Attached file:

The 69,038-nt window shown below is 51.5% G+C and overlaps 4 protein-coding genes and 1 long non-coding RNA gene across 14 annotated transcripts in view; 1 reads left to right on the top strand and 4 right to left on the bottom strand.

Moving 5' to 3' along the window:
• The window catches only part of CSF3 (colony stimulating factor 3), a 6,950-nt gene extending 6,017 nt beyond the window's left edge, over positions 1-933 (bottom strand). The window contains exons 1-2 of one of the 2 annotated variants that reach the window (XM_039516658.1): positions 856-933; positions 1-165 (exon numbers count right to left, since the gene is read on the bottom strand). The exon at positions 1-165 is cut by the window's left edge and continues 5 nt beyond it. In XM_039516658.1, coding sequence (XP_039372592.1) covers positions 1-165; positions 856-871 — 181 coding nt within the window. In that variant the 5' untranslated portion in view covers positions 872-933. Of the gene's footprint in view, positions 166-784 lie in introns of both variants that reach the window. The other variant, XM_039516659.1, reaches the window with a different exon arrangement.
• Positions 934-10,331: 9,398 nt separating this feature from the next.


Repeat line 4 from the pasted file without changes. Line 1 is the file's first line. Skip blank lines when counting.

• Positions 934-10,331: 9,398 nt separating this feature from the next.